Extenuating Circumstances

3 really very important and interesting issues that hover over the populist element of the election:

1) As Bill Samii pointed out in 2005, hardline regime officials seem to believe that they can manipulate approximately 5 million votes. This number comes up a lot, for instance the head of the country’s election bureau announced the “number of eligible voters at 46 million and 200 thousand, whereas the state statistical organization had previously announced that about 51 million and 300 thousand people are eligible to vote”, a difference of approximately 5 mill.

It may only be about 2.6 million this year, as it seems, from a letter published publicly by actual Ministry of Interior employees that a total number of 59 million and 600 thousand ballots have been printed, despite the Ministry of Interior’s claim of having printed only 57 million ballots. This is a 2.6 million ballet difference, not to mention that there are reported to be only 47.2 million eligible voters. WTF?

And now you have actual Minister of Interior employees coming out with a letter reporting that Ayatollah Mesbeh Yazdi, the hardcore seminary official, leader of the Islamic Research Institute,  extremely activist ayatollah, and spiritual mentor of Ahmadinejad, has issued a religious decree sanctioning cheating in the election on Friday. As he admitted back in 2005 after Ahmadinejad won, it seems he pulls no punches in how far he’s willing to go to keep accord between the hardcore, activist principle-ists (as opposed to the pragmatic ones, such as Reza’i and those conservatives who will not vote for Ahmadinejad) and the executive branch.

This will only help if voter turnout stays low. Some polls have shown that it might reach over 80%. If so, these 5 million votes will not help Ahmadinejad. But if it’s close like in 2005, 5 million may be all they need. This is particularly true because the conservatives typically represent about 17-20 million voters throughout each year. Thus turnout MUST BE high for Mousavi to have a chance. In fact, his campaign manager has said that if turnout isn’t about 70%, Mousavi has less than a 35% chance of winning.

2) Rafsanjani has written a wicked letter straight to the Leader of the Revolution, Khamenei, basically accusing Ahmadinejad of insulting the whole system during the debates, and before. The letter thrashes him saying:

Tens of millions of people in the country and outside watched as he lied and violated laws against religion, morality and fairness, and as he had targeted the achievements of our Islamic system.

I wonder what Khamenei is thinking, as I am sure everyone is. I have taken very detailed looks at him and my impressions right now are this:

-He does not like all of this rhetoric from either side. He likes stability, he’s a balancer. Every year during the election he always mentions that the candidates should be careful not to throw accusations against each other that hurt the legitimacy of the Islamic Republic.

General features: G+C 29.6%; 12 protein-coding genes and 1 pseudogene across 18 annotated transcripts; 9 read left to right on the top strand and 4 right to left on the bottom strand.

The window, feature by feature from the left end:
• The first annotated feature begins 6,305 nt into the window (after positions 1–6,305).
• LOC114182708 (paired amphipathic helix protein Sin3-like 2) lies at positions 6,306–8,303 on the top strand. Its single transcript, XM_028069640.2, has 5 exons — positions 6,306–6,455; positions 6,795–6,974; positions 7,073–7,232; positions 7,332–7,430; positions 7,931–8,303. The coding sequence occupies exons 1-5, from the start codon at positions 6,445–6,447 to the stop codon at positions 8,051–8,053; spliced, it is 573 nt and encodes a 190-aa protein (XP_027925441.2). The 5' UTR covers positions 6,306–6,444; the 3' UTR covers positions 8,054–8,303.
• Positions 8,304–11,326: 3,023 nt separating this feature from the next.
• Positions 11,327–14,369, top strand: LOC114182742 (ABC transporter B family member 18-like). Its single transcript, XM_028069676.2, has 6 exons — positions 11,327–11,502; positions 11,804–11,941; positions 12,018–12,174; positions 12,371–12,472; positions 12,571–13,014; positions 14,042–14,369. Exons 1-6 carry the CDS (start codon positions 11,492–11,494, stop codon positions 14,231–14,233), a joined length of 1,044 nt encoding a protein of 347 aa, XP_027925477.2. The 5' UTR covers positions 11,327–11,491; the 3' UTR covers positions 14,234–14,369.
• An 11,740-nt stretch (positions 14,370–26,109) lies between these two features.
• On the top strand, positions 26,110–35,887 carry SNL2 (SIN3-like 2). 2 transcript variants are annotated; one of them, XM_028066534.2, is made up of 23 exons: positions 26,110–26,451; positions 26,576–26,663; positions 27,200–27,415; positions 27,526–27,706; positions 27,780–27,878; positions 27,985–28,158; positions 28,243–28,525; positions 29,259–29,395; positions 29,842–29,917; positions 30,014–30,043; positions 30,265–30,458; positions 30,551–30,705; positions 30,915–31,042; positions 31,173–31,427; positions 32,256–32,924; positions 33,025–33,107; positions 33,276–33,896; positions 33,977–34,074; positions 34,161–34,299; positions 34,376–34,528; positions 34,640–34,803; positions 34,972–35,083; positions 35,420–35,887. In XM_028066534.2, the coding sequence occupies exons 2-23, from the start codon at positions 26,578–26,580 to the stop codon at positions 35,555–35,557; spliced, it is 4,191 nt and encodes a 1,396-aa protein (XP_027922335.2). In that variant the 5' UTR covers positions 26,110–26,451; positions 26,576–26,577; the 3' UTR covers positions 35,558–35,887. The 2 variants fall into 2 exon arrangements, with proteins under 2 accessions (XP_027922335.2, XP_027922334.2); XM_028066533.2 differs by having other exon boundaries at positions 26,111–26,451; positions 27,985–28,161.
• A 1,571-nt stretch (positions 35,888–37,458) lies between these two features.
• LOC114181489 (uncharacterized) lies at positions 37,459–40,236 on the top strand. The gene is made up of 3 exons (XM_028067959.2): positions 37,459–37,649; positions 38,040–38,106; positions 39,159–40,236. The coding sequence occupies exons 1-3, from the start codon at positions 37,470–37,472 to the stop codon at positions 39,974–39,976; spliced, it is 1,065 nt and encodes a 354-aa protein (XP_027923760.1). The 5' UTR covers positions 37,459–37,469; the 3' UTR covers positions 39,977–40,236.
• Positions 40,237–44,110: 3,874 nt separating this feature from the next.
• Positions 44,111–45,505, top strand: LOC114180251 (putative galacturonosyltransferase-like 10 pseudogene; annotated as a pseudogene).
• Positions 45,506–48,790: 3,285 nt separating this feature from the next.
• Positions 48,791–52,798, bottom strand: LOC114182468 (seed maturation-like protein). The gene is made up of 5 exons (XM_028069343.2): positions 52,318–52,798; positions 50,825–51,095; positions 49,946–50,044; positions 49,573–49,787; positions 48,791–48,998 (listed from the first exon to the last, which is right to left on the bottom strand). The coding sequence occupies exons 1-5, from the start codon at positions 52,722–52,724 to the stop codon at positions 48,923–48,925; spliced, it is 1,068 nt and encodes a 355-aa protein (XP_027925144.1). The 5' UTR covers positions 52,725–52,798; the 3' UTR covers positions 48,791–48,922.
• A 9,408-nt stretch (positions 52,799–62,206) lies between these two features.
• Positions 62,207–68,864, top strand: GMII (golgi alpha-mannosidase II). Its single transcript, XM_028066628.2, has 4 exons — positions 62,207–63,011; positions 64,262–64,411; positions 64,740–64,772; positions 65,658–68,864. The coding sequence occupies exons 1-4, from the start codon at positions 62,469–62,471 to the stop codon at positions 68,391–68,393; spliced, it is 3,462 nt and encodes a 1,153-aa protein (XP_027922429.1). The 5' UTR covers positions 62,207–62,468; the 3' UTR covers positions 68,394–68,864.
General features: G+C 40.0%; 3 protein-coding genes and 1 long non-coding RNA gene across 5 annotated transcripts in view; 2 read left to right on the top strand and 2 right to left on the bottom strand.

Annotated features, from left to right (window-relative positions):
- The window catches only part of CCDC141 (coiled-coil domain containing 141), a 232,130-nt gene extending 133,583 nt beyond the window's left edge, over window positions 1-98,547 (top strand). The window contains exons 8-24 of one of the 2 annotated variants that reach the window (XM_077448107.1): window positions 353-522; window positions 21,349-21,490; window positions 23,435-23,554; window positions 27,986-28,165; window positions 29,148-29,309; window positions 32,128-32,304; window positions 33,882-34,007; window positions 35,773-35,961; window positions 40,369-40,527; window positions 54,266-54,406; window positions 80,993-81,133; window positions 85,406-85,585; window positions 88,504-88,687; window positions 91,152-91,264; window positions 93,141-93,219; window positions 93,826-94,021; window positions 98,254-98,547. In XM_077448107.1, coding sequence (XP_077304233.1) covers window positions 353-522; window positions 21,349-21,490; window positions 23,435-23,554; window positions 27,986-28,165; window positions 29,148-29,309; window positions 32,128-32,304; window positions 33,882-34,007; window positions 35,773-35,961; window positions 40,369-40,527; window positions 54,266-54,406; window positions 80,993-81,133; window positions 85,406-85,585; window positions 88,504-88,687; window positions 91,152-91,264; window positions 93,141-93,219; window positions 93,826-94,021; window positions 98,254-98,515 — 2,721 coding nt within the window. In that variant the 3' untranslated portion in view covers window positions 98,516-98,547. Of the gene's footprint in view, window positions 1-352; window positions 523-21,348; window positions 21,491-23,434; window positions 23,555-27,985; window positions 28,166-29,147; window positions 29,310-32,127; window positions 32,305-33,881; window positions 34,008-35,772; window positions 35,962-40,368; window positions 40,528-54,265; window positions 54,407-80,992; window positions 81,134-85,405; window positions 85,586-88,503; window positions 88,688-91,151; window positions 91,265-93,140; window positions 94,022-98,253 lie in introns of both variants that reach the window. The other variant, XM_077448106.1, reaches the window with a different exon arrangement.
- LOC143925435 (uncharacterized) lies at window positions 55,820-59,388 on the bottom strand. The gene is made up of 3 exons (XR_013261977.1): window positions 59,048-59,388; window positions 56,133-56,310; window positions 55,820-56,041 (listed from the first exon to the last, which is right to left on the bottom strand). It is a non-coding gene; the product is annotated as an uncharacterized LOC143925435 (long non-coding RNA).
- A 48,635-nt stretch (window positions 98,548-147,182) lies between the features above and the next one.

-Yet, someone who (Ahmadinejad) Khamenei, whether we agree if he wants him again as the president or not, has shared close relations with, is basically denouncing the system (without realizing he’s biting down so deeply) by denouncing a history of corruption. This does not bode well in Khamenei’s head, I guarantee that. And while this letter asks of him to publicly denounce Ahmadinejad he won’t, but he may repeat his edict that the candidates MUST desist this smear campaign against one another because it makes the system look bad.

3) All of this “change” rhetoric and youth in the street is making the IRGC very nervous. While the leadership has promised neutrality, the publications speak against the reformist movement. I know the basij has been involved already in the streets, but their fury has not been unleashed yet. To me that shows the leader is serious to make sure there is no official order to attack the reformist movement physically, but IRGC is restless. If they unleash “the dogs”, the basijis will come out in full force like they did for the student uprising in ’99.

But while the mandate of the IRGC and basij are not that of the police, constitutionally speaking, their role is to protect against anything that threatens the Republic. If they feel fit to see a possible “velvet revolution” via the reformist movement they will see it within their legal right to defend that. Even the IRGC commander has promised basij interdiction if “soft overthrow” seems ‘imminent’.

These 3 things have a very real effect on this election and is being reported on less than the populist support that we are focusing on.

Oh, and a little aside, here is a funny Ahmadinejad slogan, versus a funny Mousavi slogan:

موسوی کم آورده، بچه سوسول آورده

Mousavi kam aavardeh, bache-ha soosool avardeh

(Mousavi doesn’t have enough power so he gets the sissy boys)

احمدی بای بای

Ahmadi Baai Baai

(Ahmadinejad, BYE BYE)

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~ by The Common Man on June 10, 2009.

One Response to “Extenuating Circumstances”

  1. […] the thing, whether Mousavi wins or not, there will be a lot of reformist victories in districts. As I’ve mentioned before the GC doesn’t think it can manipulate all votes, but approximately 5 […]

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